TEXT OF INTERVIEW
JEREMY HOBSON: The oil tycoon who used to be the richest man in Russia will remain behind bars. A judge this morning found Mikhail Khodorkovsky guilty of stealing millions of tons of oil. Needless to say, this verdict isn’t likely to improve the business climate in Russia.
Reporter Peter van Dyk joins us now from Moscow with more. Hi Peter.
PETER VAN DYK: Hello Jeremy.
HOBSON: What exactly did judge say?
VAN DYK: Well, we won’t get the full verdict for several days but we know now that the judge has found Khodorkovsky guilty of embezzlement and money laundering. He said Khodorkovsky stole the money from his company, Yukos, for his own personal gain. The judge has not issued the sentence yet, but prosecutors want Khodorkovsky to stay behind bars until 2017.
HOBSON: Peter, remind us exactly who this guy is?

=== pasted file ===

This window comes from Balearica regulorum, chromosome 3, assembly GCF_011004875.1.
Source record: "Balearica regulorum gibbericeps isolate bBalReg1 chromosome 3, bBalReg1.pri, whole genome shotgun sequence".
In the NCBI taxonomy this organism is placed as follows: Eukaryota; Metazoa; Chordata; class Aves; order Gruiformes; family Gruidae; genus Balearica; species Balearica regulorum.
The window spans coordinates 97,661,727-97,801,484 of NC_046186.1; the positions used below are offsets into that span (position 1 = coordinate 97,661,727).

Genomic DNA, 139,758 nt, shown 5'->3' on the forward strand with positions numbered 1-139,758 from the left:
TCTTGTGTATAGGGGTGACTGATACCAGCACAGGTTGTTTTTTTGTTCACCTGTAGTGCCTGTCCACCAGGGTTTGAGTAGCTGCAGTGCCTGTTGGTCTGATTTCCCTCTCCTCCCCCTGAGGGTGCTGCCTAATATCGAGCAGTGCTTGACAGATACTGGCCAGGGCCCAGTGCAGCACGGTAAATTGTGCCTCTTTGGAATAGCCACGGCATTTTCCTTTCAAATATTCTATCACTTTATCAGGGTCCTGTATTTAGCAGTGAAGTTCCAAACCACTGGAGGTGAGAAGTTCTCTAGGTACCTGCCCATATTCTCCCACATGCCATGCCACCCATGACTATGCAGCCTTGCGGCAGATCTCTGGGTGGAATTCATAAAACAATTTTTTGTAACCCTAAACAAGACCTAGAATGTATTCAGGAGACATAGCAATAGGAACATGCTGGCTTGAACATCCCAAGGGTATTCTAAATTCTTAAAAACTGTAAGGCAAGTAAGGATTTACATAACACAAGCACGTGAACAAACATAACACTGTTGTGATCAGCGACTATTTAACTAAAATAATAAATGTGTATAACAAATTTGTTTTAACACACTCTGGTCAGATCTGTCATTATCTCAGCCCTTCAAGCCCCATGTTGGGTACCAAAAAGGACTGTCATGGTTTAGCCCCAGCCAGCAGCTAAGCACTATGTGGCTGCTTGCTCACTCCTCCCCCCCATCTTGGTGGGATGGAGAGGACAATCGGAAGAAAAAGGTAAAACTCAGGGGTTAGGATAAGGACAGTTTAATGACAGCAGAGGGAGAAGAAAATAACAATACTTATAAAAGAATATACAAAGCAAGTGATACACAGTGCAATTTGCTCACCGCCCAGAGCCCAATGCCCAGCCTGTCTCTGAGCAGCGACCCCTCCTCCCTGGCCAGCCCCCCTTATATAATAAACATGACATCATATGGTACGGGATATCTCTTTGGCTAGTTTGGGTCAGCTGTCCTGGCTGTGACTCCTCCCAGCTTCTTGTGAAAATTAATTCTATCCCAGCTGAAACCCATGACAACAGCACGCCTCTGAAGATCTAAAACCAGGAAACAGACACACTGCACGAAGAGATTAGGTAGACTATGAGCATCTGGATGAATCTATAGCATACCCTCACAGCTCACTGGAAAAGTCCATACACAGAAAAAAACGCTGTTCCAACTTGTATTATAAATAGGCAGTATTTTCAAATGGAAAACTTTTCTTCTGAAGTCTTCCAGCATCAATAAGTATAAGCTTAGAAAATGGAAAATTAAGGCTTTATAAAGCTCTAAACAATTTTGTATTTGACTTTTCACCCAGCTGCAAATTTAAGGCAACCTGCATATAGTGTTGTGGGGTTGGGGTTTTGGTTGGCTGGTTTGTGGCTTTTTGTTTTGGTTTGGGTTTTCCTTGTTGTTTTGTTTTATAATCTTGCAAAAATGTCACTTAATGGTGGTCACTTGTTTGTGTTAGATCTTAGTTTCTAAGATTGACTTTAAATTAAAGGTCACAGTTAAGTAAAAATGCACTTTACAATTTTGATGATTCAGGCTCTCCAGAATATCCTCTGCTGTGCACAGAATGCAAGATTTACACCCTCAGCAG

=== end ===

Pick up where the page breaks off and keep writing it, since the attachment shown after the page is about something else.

VAN DYK: He is one of the so-called oligarchs who became billionaires after Russia’s natural resources were privatized cheaply after the end of communism. When he was arrested in 2003 he was seen as a political rival to then President Vladimir Putin. Supporters say it was his political activity that landed him in jail. The Kremlin denies that.
HOBSON: What does this decision say about the broader economic and business atmosphere there in Russia?
VAN DYK: I asked Chris Weafer of Uralsib investment bank that very question. He says the guilty verdict was expected and will change very little.
CHRIS WEAFER: It’s not a surprise. From an investors point of view it is what they had assumed. I think those investors that have not been engaged in Russia but were looking for positive signs of change then I guess they’ll be disappointed.
And for the most part Western firms will continue to do business in Russia, as will Western governments.
HOBSON: Peter van Dyk, in Moscow, thanks.
VAN DYK: Thank you very much Jeremy.
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